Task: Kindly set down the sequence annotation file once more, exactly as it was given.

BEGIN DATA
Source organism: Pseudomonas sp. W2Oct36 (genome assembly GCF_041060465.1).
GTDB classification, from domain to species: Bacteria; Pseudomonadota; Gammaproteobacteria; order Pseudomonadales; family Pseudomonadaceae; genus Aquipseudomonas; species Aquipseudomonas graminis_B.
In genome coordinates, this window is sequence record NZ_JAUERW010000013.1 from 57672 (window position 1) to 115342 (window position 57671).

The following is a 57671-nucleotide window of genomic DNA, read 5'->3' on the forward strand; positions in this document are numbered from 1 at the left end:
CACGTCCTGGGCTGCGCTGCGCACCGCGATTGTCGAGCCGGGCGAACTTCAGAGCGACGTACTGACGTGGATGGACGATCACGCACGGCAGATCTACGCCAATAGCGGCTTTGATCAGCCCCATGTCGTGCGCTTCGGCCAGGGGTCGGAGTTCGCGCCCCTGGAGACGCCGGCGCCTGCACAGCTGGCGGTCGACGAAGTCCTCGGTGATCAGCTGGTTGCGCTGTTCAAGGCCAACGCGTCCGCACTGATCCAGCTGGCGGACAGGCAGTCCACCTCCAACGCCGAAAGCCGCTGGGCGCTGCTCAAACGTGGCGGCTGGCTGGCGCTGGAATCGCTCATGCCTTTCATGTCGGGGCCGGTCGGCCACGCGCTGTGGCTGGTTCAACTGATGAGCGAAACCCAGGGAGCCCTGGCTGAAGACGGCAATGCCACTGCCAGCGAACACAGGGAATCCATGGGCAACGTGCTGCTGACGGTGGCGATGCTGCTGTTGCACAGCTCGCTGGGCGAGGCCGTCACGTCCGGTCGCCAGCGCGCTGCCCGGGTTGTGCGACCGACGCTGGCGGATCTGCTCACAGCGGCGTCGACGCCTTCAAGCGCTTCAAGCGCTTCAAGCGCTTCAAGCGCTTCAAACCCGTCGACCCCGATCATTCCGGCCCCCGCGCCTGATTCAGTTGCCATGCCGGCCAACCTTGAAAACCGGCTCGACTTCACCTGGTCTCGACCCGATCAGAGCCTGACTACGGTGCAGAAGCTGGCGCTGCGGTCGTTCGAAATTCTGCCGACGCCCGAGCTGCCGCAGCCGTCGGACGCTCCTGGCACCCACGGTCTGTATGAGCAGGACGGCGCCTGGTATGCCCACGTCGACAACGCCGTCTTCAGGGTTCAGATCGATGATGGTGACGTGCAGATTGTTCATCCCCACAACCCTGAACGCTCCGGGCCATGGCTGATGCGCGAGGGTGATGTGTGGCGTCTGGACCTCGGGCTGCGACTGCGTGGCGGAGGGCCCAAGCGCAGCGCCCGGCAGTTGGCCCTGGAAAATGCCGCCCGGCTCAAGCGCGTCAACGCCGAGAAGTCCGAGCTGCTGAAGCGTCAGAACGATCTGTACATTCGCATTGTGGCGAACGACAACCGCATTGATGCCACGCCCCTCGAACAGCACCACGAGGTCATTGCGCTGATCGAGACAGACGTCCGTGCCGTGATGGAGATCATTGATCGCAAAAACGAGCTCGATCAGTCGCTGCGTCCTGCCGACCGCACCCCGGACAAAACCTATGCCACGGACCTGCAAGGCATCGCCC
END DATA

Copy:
Source organism: Pseudomonas sp. W2Oct36 (genome assembly GCF_041060465.1).
GTDB classification, from domain to species: Bacteria; Pseudomonadota; Gammaproteobacteria; order Pseudomonadales; family Pseudomonadaceae; genus Aquipseudomonas; species Aquipseudomonas graminis_B.
In genome coordinates, this window is sequence record NZ_JAUERW010000013.1 from 57672 (window position 1) to 115342 (window position 57671).

The following is a 57671-nucleotide window of genomic DNA, read 5'->3' on the forward strand; positions in this document are numbered from 1 at the left end:
CACGTCCTGGGCTGCGCTGCGCACCGCGATTGTCGAGCCGGGCGAACTTCAGAGCGACGTACTGACGTGGATGGACGATCACGCACGGCAGATCTACGCCAATAGCGGCTTTGATCAGCCCCATGTCGTGCGCTTCGGCCAGGGGTCGGAGTTCGCGCCCCTGGAGACGCCGGCGCCTGCACAGCTGGCGGTCGACGAAGTCCTCGGTGATCAGCTGGTTGCGCTGTTCAAGGCCAACGCGTCCGCACTGATCCAGCTGGCGGACAGGCAGTCCACCTCCAACGCCGAAAGCCGCTGGGCGCTGCTCAAACGTGGCGGCTGGCTGGCGCTGGAATCGCTCATGCCTTTCATGTCGGGGCCGGTCGGCCACGCGCTGTGGCTGGTTCAACTGATGAGCGAAACCCAGGGAGCCCTGGCTGAAGACGGCAATGCCACTGCCAGCGAACACAGGGAATCCATGGGCAACGTGCTGCTGACGGTGGCGATGCTGCTGTTGCACAGCTCGCTGGGCGAGGCCGTCACGTCCGGTCGCCAGCGCGCTGCCCGGGTTGTGCGACCGACGCTGGCGGATCTGCTCACAGCGGCGTCGACGCCTTCAAGCGCTTCAAGCGCTTCAAGCGCTTCAAGCGCTTCAAACCCGTCGACCCCGATCATTCCGGCCCCCGCGCCTGATTCAGTTGCCATGCCGGCCAACCTTGAAAACCGGCTCGACTTCACCTGGTCTCGACCCGATCAGAGCCTGACTACGGTGCAGAAGCTGGCGCTGCGGTCGTTCGAAATTCTGCCGACGCCCGAGCTGCCGCAGCCGTCGGACGCTCCTGGCACCCACGGTCTGTATGAGCAGGACGGCGCCTGGTATGCCCACGTCGACAACGCCGTCTTCAGGGTTCAGATCGATGATGGTGACGTGCAGATTGTTCATCCCCACAACCCTGAACGCTCCGGGCCATGGCTGATGCGCGAGGGTGATGTGTGGCGTCTGGACCTCGGGCTGCGACTGCGTGGCGGAGGGCCCAAGCGCAGCGCCCGGCAGTTGGCCCTGGAAAATGCCGCCCGGCTCAAGCGCGTCAACGCCGAGAAGTCCGAGCTGCTGAAGCGTCAGAACGATCTGTACATTCGCATTGTGGCGAACGACAACCGCATTGATGCCACGCCCCTCGAACAGCACCACGAGGTCATTGCGCTGATCGAGACAGACGTCCGTGCCGTGATGGAGATCATTGATCGCAAAAACGAGCTCGATCAGTCGCTGCGTCCTGCCGACCGCACCCCGGACAAAACCTATGCCACGGACCTGCAAGGCATCGCCC